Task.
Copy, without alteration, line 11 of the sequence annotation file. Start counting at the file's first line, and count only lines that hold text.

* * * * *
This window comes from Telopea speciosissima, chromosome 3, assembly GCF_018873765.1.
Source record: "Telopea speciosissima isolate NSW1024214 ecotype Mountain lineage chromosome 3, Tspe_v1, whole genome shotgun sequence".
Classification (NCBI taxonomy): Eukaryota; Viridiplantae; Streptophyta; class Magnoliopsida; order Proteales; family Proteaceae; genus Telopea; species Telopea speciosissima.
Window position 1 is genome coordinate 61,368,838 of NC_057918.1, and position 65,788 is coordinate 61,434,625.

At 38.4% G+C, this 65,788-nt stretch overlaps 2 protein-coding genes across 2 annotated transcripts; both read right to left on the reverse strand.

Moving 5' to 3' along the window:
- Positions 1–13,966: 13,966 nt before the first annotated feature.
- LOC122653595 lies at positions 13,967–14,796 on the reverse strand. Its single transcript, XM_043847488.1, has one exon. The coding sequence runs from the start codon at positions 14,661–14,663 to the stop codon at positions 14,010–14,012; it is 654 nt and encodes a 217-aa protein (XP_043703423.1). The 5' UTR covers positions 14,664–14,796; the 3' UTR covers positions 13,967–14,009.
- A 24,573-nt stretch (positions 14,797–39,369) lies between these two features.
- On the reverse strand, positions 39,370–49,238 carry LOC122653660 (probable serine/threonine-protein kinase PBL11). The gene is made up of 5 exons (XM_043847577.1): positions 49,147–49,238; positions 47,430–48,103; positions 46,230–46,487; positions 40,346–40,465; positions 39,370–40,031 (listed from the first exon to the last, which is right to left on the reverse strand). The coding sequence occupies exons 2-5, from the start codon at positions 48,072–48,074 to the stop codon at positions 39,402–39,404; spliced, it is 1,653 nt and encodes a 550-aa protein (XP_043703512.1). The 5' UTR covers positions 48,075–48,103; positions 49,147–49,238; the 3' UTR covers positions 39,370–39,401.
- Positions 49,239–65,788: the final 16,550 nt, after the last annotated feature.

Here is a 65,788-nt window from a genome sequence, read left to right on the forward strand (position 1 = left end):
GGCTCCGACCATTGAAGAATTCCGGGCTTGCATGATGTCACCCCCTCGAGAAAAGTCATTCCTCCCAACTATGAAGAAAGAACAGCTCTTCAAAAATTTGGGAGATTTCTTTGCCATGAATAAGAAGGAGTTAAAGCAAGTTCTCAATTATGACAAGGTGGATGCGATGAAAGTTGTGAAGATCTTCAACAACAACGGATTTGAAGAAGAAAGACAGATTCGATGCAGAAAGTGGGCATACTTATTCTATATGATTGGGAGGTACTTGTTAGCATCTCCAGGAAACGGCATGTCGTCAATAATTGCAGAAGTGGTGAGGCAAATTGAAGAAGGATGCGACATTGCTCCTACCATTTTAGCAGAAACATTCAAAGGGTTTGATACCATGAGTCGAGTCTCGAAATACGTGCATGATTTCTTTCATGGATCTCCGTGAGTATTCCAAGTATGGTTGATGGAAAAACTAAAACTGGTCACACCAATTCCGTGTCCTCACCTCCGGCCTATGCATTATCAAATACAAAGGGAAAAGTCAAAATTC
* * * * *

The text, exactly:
- Positions 49,239–65,788: the final 16,550 nt, after the last annotated feature.